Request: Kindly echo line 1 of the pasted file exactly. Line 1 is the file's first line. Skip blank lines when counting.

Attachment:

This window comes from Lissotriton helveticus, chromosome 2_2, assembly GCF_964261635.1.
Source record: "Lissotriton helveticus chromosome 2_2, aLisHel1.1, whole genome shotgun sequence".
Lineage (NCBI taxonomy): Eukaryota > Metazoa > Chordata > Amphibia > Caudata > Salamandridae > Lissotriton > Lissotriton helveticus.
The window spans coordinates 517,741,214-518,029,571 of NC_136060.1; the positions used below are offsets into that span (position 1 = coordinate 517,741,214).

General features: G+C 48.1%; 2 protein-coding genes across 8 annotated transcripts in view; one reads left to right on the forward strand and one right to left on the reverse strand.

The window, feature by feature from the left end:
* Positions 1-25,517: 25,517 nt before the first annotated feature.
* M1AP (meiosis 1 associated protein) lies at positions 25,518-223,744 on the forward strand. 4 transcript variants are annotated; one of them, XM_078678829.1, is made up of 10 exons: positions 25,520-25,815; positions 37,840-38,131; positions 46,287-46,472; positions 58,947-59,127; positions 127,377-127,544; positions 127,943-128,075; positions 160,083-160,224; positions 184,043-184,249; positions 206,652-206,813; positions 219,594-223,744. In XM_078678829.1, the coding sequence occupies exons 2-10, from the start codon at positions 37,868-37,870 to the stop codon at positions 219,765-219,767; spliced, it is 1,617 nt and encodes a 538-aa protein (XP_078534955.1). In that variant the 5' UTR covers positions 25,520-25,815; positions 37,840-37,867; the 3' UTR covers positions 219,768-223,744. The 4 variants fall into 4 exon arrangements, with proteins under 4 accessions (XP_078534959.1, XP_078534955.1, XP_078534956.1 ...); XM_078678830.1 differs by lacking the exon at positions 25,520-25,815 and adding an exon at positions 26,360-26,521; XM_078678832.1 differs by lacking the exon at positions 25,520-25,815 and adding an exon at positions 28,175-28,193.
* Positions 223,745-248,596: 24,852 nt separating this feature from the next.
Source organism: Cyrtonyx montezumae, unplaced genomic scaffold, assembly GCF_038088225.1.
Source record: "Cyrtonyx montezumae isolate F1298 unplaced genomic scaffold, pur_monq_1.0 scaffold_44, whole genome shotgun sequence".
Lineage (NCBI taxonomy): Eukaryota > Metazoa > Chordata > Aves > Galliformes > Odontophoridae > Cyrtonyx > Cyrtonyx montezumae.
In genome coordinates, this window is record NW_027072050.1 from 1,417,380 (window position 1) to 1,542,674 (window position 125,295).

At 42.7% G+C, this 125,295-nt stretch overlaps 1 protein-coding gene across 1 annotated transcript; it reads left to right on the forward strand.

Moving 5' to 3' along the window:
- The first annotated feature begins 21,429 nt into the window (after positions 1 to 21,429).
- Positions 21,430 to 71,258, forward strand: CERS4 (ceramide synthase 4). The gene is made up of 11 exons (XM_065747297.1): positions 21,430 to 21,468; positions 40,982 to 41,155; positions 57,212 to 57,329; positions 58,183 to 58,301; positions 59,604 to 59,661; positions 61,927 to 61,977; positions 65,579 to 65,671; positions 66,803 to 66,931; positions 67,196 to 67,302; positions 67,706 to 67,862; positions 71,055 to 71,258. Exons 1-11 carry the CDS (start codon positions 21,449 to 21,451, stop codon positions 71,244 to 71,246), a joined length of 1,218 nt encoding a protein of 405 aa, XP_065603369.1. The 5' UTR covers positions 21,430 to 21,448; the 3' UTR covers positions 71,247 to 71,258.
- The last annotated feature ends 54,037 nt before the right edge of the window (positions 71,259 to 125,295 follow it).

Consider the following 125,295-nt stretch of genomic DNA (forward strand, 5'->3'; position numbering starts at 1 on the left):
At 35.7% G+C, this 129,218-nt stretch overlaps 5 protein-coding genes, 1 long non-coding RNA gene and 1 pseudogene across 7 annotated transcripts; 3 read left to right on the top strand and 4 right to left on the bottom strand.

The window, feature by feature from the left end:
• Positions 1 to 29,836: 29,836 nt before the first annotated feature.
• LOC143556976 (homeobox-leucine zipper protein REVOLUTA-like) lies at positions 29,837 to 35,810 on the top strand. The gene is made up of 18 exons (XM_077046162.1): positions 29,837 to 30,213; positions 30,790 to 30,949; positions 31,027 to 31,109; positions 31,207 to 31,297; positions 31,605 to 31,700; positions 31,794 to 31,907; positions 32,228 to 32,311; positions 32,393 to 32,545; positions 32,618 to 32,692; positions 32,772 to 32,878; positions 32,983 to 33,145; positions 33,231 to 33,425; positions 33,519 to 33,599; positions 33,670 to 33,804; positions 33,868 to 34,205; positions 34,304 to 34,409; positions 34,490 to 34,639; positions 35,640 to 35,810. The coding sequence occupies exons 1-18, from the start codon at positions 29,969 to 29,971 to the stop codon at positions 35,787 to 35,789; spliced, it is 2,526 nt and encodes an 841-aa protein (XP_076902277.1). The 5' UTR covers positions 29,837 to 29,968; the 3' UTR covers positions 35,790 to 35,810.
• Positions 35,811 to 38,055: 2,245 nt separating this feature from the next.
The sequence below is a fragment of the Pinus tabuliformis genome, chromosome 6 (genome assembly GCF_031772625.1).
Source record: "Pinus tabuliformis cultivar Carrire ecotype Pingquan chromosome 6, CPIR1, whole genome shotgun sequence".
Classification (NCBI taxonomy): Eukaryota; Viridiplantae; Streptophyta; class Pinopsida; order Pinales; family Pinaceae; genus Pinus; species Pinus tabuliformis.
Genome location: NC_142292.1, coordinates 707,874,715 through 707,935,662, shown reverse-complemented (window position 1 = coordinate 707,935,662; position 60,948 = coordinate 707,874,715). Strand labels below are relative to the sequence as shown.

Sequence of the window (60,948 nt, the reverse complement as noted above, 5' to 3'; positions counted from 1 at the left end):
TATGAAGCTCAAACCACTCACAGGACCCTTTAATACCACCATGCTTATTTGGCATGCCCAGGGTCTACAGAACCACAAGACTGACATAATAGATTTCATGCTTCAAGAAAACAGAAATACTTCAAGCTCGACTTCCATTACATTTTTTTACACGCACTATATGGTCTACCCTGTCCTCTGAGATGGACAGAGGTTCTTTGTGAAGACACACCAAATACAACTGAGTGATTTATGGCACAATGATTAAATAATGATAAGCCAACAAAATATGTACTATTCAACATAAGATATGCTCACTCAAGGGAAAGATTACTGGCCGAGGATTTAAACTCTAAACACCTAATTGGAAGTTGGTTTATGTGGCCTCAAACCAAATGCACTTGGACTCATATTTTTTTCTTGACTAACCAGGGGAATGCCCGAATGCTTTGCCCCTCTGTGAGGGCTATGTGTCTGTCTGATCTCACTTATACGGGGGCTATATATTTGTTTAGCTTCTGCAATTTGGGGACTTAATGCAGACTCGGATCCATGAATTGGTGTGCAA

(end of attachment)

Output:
This window comes from Lissotriton helveticus, chromosome 2_2, assembly GCF_964261635.1.